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…Angelina Jolie is in a unique and privileged position. She can get the best care, top surgeons, family help, and everything else that comes with power and wealth. For the rest of us, tough medical decisions come with other costs. But we all deserve quality information, evidence-based medicine, and access to comprehensive and coordinated health care that is free from conflicts of interest and the profit motives of commercial enterprises that are eager take advantage of our fears while selling us superficial “solutions” to our problems.
Most women do not fit high-risk profiles because most cancers do not result from inherited gene mutations. The majority of genetic mutations are acquired over a person’s lifetime (i.e., somatic mutations). This is why the diagnostic tests are only recommended for people with specific risk profiles, and why rampant genetic testing would have little impact on the total cancer burden.
The stock for Myriad Genetics — the company that presently owns the patents on the breast cancer genes and monopolizes the market on BRCA analysis (e.g., trademarked as BRACAnalysis) — went up 3 percent the day of the op-ed to a three-year high with twice the usual trading volume. Myriad markets both to consumers directly and to physicians and other health practitioners. According to Director of the Genetic Counseling Program at the Yale Cancer Center, Ellen Matloff, Myriad has been known to advertise in ways that “mislead [physicians] to think that 10 percent or more of their patients need the [BRACAnalysis] test, when that is not the case.” The Supreme Court will determine in June whether Myriad’s patents on the BRCA genes are indeed legal.
The uncertain language (e.g., perhaps, might), coupled with the decisiveness of taking control of one’s future is a common advertising formula in a medicalized society. Genetic testing companies similarly advertise the “life-saving, disease-preventing” opportunities of genetic testing even though the benefits for most would be uncertain at best.
A “Beyond the Shock” educational video from the National Breast Cancer Foundation fails to mention complications in its online guide to understanding breast cancer. In the chapter on reconstruction, there is no discussion of multiple surgeries, pain and weakness, scar tissue, nerve damage, risks of infection and implant rupture, and other complications. The video of a faceless caricature of a woman simply states that, “Following a mastectomy, you have options to help you become comfortable with the changes in your body. They are all options, with benefits to each approach. What is best for you and your body may not be what is best for another woman.
…there was a 22 percent increase in breast reconstruction surgeries (from 79,000 to 96,000 procedures) between 2000 and 2011. Could the point be that, as one breast cancer blogger asks, women’s culturally acceptable body-loathing plays into these choices? One thing for certain is that both the advertisements and the educational materials tend to ignore the postoperative difficulties frequently accompanying these surgeries.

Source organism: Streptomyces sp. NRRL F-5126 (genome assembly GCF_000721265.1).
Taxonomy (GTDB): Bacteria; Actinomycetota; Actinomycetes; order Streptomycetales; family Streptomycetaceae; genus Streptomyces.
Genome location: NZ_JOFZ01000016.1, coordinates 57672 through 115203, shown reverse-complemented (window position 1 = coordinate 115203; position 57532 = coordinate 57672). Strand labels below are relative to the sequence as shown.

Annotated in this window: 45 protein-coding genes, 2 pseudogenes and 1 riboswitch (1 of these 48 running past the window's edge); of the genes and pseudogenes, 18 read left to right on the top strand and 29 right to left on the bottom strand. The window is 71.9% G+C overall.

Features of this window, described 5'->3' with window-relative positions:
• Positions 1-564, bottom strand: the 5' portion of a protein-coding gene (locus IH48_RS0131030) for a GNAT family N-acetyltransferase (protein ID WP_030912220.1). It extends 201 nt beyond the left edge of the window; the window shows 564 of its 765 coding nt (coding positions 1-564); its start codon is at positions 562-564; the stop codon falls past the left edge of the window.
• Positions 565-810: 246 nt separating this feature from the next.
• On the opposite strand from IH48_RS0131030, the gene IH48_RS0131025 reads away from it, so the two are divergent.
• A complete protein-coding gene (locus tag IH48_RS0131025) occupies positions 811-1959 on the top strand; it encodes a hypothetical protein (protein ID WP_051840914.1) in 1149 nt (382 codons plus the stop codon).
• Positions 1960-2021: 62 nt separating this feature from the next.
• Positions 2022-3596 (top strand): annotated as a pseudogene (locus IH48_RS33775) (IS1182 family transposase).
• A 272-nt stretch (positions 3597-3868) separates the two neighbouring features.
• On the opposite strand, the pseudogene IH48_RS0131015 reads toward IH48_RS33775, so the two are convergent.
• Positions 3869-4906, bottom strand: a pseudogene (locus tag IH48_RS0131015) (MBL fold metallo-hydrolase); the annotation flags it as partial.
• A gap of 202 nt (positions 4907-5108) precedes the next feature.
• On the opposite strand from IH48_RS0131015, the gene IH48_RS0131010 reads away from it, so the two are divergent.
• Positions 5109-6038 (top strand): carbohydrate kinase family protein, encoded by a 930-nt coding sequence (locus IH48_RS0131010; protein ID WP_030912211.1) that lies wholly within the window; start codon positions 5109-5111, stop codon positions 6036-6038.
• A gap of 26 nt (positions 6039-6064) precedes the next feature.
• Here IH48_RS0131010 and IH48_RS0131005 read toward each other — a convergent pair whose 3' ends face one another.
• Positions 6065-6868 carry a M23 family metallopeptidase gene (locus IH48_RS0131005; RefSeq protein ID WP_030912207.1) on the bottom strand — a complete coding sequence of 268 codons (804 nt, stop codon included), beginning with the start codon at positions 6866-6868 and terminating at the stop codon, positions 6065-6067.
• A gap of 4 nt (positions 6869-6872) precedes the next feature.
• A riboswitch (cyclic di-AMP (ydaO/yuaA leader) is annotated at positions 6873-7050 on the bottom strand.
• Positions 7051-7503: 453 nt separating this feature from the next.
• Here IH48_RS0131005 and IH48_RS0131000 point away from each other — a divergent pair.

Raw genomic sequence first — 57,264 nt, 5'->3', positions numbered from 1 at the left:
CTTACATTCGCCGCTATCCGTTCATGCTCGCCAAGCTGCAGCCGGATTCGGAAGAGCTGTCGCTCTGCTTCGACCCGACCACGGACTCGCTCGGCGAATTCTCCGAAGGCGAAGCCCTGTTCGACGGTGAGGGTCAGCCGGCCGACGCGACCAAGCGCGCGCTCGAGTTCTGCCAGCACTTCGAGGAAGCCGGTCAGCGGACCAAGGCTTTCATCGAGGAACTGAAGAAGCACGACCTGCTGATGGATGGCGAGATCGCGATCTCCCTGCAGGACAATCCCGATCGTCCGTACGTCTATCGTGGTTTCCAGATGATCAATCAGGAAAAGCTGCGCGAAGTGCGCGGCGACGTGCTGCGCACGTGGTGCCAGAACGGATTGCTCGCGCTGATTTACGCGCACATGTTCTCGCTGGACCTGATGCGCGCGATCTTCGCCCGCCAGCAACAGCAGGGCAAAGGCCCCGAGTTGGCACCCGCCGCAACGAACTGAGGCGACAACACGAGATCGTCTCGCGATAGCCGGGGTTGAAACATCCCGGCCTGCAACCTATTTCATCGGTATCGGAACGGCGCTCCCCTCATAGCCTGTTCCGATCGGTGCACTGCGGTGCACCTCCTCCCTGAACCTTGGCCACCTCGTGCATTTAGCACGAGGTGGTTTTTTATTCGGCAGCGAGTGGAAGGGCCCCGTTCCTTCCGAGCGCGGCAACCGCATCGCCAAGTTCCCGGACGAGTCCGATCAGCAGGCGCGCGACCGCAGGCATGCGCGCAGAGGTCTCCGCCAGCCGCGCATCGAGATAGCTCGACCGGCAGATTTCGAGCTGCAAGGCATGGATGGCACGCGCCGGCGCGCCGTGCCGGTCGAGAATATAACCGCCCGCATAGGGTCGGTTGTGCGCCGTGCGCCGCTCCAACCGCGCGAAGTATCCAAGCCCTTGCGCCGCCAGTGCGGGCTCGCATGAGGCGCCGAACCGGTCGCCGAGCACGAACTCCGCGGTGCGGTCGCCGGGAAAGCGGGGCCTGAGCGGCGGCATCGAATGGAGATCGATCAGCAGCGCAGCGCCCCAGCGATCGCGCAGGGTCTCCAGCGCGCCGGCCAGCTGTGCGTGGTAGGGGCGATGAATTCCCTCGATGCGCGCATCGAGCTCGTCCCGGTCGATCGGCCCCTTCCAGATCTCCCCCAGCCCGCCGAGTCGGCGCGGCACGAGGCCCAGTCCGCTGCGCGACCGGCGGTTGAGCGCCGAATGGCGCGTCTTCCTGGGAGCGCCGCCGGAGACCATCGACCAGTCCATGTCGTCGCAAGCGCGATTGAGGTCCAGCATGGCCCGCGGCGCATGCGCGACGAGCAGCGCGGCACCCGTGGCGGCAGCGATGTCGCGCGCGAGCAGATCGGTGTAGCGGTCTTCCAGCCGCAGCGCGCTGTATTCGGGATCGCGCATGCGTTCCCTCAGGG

In addition to the use of emotional appeals, breast cancer advertisements increasingly use sex to sell a variety of pinked products. Some of the recent trends include the sexual objectification of women in the name of awareness itself. Femininity and stereotypical beauty ideals easily morph into advertisements for cosmetics and cosmetic surgeries aimed at both the diagnosed and would-be breast cancer supporters. The number of plastic surgery procedures generally increases about 5 percent each year. Ninety-one percent of all procedures are done on women, with breast augmentation topping the list since 2006. Now those in the beauty business can target women in breast cancer awareness campaigns.
The empowerment/awareness context easily commercializes almost every aspect of the disease (i.e., awareness, risk, prevention, diagnosis, treatment, survivorship, research, support — all propped up with a seemingly endless array of pink products and medical interventions.)
Genetic testing now blasts into the risk-focused cancer surveillance market with the joyful promise of proactive, empowered, life-saving decision-making — a promise they may help to deliver for people in the one percent. But with more than 1000 mutations already identified in the BRCA genes (and others yet to be discovered), most genetic profiles and treatment options are not so straightforward.
There is no crystal ball to say when cancer will develop or in whom. Most cancer stems from multiple factors and the complicated ecosystems of our bodies and the external environments that affect them. There are reasonable ways, however, to evaluate one’s cancer risk. For ovarian cancer, known risk factors include age, reproductive factors, inherited genetic mutations, and a strong family history of breast, ovarian, or colon cancer. For breast cancer, risk factors include age, reproductive factors, inherited genetic mutations, postmenopausal obesity, hormone replacement therapy, alcohol consumption, and previous history of cancer of the endometrium, ovary, or colon. Unfortunately, risk factors are more relative than absolute. Seventy percent of those diagnosed with breast cancer have none of the known risk factors (besides being a woman).